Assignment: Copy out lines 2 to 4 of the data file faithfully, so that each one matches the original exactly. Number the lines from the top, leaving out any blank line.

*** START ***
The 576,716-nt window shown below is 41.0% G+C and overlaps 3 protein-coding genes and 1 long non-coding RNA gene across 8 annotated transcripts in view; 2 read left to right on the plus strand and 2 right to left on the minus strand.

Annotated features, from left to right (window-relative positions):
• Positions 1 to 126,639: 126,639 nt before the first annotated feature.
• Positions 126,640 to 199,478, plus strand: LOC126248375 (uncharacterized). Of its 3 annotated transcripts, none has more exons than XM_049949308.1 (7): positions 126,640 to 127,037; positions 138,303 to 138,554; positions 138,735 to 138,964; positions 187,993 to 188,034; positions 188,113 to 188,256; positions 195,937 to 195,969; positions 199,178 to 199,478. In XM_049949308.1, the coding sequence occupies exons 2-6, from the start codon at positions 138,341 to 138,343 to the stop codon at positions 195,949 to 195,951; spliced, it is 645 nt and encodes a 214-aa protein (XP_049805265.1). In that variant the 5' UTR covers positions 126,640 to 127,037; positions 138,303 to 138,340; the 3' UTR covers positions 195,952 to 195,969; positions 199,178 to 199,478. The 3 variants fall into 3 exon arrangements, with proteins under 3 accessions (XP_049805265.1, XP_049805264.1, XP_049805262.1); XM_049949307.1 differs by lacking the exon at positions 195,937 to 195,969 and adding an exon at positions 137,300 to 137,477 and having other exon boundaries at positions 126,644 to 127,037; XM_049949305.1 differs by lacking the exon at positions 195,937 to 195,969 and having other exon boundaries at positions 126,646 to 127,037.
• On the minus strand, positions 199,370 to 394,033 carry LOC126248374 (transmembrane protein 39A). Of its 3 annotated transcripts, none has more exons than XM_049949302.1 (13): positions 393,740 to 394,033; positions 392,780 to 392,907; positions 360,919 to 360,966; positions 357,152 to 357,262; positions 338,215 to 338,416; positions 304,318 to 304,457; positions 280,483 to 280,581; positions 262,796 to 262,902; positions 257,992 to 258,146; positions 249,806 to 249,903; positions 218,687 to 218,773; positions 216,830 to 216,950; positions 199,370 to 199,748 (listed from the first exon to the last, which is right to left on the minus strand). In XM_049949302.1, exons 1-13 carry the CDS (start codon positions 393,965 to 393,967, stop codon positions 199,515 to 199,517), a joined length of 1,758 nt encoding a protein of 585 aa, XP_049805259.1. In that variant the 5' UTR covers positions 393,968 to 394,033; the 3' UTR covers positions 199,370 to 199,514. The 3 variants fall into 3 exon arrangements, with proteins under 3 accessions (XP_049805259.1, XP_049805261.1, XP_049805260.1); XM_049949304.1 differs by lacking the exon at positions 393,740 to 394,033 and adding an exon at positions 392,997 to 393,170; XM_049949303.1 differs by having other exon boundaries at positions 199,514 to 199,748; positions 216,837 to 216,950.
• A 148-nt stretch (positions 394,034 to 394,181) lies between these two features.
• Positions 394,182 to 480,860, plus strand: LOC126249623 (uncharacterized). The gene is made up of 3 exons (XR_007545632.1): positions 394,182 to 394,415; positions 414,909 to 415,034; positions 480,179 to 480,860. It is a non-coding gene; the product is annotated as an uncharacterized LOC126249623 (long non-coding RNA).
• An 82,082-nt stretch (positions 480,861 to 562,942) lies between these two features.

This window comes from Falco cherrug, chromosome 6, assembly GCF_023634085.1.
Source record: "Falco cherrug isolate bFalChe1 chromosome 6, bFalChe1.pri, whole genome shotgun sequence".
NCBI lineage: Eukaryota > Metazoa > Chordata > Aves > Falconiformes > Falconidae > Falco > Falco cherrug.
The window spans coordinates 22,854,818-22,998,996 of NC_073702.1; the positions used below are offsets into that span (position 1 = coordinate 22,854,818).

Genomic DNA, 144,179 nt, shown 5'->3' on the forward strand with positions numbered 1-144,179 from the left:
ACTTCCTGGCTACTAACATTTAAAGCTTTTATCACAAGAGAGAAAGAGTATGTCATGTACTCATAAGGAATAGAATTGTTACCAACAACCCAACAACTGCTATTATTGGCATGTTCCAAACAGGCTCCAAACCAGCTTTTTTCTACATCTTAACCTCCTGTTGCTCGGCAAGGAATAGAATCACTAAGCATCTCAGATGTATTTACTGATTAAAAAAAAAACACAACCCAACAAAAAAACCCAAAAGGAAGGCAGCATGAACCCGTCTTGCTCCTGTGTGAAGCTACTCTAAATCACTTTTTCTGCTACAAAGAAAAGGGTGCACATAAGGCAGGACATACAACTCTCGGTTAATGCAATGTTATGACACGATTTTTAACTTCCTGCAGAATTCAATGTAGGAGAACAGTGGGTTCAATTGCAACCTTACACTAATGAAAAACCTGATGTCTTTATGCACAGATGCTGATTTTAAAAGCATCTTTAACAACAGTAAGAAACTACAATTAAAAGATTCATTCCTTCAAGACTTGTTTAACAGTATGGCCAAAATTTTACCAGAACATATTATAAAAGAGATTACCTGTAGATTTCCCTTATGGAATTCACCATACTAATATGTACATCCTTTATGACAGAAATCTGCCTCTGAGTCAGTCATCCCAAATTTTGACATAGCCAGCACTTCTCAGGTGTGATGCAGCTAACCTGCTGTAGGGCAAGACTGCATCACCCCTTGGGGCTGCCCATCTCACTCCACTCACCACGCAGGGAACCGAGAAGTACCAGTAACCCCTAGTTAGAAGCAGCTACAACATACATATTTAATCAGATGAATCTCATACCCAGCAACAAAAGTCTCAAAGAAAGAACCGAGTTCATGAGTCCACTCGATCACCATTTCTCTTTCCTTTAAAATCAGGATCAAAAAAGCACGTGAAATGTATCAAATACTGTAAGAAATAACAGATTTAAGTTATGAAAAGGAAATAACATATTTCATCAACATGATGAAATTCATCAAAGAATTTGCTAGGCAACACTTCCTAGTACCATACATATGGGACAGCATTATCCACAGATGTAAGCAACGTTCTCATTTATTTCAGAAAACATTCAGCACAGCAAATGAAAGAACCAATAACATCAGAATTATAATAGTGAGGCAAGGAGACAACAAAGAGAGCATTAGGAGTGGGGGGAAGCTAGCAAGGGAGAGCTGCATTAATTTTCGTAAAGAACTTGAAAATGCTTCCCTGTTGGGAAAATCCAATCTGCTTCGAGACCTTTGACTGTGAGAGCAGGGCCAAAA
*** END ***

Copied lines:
Annotated features, from left to right (window-relative positions):
• Positions 1 to 126,639: 126,639 nt before the first annotated feature.
• Positions 126,640 to 199,478, plus strand: LOC126248375 (uncharacterized). Of its 3 annotated transcripts, none has more exons than XM_049949308.1 (7): positions 126,640 to 127,037; positions 138,303 to 138,554; positions 138,735 to 138,964; positions 187,993 to 188,034; positions 188,113 to 188,256; positions 195,937 to 195,969; positions 199,178 to 199,478. In XM_049949308.1, the coding sequence occupies exons 2-6, from the start codon at positions 138,341 to 138,343 to the stop codon at positions 195,949 to 195,951; spliced, it is 645 nt and encodes a 214-aa protein (XP_049805265.1). In that variant the 5' UTR covers positions 126,640 to 127,037; positions 138,303 to 138,340; the 3' UTR covers positions 195,952 to 195,969; positions 199,178 to 199,478. The 3 variants fall into 3 exon arrangements, with proteins under 3 accessions (XP_049805265.1, XP_049805264.1, XP_049805262.1); XM_049949307.1 differs by lacking the exon at positions 195,937 to 195,969 and adding an exon at positions 137,300 to 137,477 and having other exon boundaries at positions 126,644 to 127,037; XM_049949305.1 differs by lacking the exon at positions 195,937 to 195,969 and having other exon boundaries at positions 126,646 to 127,037.